Funding: To be appropriated as necessary through FY 2018.
History: This program was created with the 2008 Farm Bill, but as a voluntary program. With the 2014 bill, the Agriculture Secretary will need to finalize the new process within one year of its adoption.
For More Information, Visit These Sites:
The USDA's Animal and Plant Health Inspection Service Site
National Oceanic and Atmospheric Administration's Site
The US Fish and Wildlife Service's Site

Country-of-Origin Labeling (COOL)

Purpose: A labeling law which notifies customers with information regarding the source of certain foods including muscle cut and ground meats: beef, veal, pork, lamb, goat, venison, and chicken; wild and farm-raised fish and shellfish; fresh and frozen fruits and vegetables; peanuts, pecans, and macadamia nuts; and ginseng. COOL is administered by the USDA's Agricultural Marketing Service.
History: This program was created with the 2002 Farm Bill, and was expanded to fish and shellfish in 2005, and produce and nuts in the 2008 Farm Bill. Mexico and Canada challenged COOL with the World Trade Organization, and the USDA addressed the WTO's findings on May 24, 2013. The 2014 Farm Bill required the USDA to perform an economic analysis of the 5/24/13 final rule.
For More Information, Visit These Sites:
The USDA's Agricultural Marketing Service Program Page
COOL regulations in the Federal Registrar (Vol. 78, No. 101. 5/24/13)
World Trade Organization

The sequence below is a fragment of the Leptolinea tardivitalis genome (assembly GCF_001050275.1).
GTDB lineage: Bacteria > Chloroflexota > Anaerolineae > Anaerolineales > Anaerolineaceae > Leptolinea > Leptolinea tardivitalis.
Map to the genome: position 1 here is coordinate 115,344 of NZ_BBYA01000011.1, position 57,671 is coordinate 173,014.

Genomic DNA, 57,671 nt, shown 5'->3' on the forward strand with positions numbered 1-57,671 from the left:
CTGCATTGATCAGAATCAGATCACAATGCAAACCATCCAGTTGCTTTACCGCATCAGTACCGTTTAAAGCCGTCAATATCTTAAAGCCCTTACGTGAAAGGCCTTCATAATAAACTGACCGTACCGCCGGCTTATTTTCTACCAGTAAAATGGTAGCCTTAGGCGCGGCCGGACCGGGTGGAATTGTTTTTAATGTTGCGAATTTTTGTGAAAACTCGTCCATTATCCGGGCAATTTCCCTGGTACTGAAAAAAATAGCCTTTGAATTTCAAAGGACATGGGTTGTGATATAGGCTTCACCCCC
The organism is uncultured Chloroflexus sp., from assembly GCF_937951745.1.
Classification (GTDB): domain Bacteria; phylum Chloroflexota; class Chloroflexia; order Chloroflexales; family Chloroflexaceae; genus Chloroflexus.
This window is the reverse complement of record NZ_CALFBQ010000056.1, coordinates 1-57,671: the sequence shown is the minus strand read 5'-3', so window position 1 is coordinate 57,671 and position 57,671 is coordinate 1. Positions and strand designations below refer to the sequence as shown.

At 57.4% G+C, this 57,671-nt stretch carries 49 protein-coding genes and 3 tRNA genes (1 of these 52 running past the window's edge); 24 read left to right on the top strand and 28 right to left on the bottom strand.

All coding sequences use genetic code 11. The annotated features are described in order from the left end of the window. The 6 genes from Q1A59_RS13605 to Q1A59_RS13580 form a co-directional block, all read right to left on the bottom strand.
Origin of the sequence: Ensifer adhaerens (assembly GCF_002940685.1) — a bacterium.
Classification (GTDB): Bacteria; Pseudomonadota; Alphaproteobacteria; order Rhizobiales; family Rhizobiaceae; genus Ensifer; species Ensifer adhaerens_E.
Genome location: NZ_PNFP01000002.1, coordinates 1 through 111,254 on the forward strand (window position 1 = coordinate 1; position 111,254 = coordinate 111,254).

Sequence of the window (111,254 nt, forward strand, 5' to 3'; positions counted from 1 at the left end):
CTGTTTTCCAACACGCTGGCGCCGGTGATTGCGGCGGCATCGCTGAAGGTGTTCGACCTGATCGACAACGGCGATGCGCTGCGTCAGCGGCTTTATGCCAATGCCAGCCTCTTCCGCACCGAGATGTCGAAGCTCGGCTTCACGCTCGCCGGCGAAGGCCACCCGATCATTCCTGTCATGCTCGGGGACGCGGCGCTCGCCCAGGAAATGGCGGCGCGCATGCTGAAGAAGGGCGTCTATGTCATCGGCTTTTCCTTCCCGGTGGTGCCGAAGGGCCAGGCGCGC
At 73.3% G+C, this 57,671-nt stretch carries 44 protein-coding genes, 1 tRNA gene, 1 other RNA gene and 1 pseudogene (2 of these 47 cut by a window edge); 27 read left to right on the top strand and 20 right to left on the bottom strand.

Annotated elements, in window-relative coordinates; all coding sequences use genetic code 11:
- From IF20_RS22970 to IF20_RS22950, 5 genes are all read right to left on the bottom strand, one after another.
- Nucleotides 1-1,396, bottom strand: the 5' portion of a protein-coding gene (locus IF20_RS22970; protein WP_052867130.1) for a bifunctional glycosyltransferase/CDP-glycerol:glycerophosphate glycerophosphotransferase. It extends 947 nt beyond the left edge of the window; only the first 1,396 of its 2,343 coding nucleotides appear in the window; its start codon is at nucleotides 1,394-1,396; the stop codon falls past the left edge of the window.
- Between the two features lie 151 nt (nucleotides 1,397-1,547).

Agricultural Marketing Resource Center
Country of Origin Labeling.org
Food Safety News
National Grocers Association
 

Animal Health Protection Act (AHPA) &

National Animal Health Laboratory Network

Purpose: The AHPA aims to prevent, detect, control, and eradicate diseases and pests to protect animal health, as well as response to bioterrorist threats. The Laboratory Network is to develop and enhance national veterinary diagnostic capabilities, with emphasis on surveillance planning, vulnerability analysis and technology development and validation. The USDA's Animal and Plant Health Inspection Service and the National Institute of Food and Agriculture administer the Network along with American Association of Veterinary Laboratory Diagnosticians.
Funding: $15 million to be appropriated annually through FY 2018.
History: The AHPA was created in the 2002 Farm Bill, while the Laboratory Network is created with this act.
For More Information, Visit These Sites: